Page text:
Asian Water bird (waterfowl) Census
A two-day Asian Aquatic Bird Census (Asian Water bird (waterfowl) Census: AWC) – 2020 has been launched in Andhra Pradesh. It was carried out under the aegis of Bombay Natural History Society (BNHS) experts.
Important facts about Asian Water bird (waterfowl) Census
- The Asian Water bird (Waterfowl) Census is an annual event where thousands of volunteers in Asia and Australia count waterfowl/Water birds in their country’s wetlands.
- Every year in January, thousands of volunteers from Asia and Australia travel to the wetlands in their country and during this time they count the water birds / waterfowls. This citizen science program is called the Asian Water Bird Census
- This program was started in the year 1987.
- The Asian water bird census is an integral part of the Global Water bird Monitoring Program and the International Water bird Census (IWC), coordinated by Wetlands International.
- The Asian water bird census is conducted in 143 countries. It is concerned with collecting information about the number of waterfowl at wetland sites.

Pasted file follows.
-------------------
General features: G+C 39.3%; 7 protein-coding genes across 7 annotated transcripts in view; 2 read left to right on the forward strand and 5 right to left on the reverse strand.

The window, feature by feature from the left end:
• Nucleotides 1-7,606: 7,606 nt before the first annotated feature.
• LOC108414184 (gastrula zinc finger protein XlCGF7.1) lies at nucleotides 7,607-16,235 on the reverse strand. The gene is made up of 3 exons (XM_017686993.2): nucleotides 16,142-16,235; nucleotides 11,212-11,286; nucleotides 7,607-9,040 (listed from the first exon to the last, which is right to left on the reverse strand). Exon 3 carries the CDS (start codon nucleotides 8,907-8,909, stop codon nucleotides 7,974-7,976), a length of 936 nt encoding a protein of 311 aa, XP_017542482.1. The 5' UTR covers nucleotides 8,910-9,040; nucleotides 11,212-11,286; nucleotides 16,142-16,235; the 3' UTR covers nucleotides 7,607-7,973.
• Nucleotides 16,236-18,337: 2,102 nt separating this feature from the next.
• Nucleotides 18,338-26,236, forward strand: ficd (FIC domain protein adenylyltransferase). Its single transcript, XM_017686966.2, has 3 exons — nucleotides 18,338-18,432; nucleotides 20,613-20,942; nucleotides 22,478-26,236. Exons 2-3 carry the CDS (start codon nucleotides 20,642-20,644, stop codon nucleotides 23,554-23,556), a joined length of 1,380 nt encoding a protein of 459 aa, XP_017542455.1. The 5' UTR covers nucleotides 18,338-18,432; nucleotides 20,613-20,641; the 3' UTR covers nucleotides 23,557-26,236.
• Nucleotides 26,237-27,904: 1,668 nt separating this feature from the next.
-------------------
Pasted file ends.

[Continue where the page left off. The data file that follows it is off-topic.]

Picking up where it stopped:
- Wetlands International is a global not-for-profit organization dedicated to the conservation and restoration of wetlands.
- In India, the Asian water bird census is conducted annually, by the Bombay Natural History Society and Wetlands International.
What are waterfowl/water birds ?
According to Wetlands International, water birds are ecologically defined as species of birds dependent on wetlands. These birds are considered an important health indicator of the wetlands of an area.
- The calculation not only reveals the actual number of birds but also gives an idea of the actual state of the wetlands, i.e. the high number of waterfowl indicates that a sufficient amount of food, resting, roosting and foraging of the birds in the wetland area Spots exist.
- The information collected helps promote the determination and management of internationally important sites such as nationally protected areas, Ramsar sites, East Asian – Australian Flyway Network sites, important bird and biodiversity areas.
- It also helps to implement the Convention on Migratory Species and the Convention on Biological Diversity.
Source: The Hindu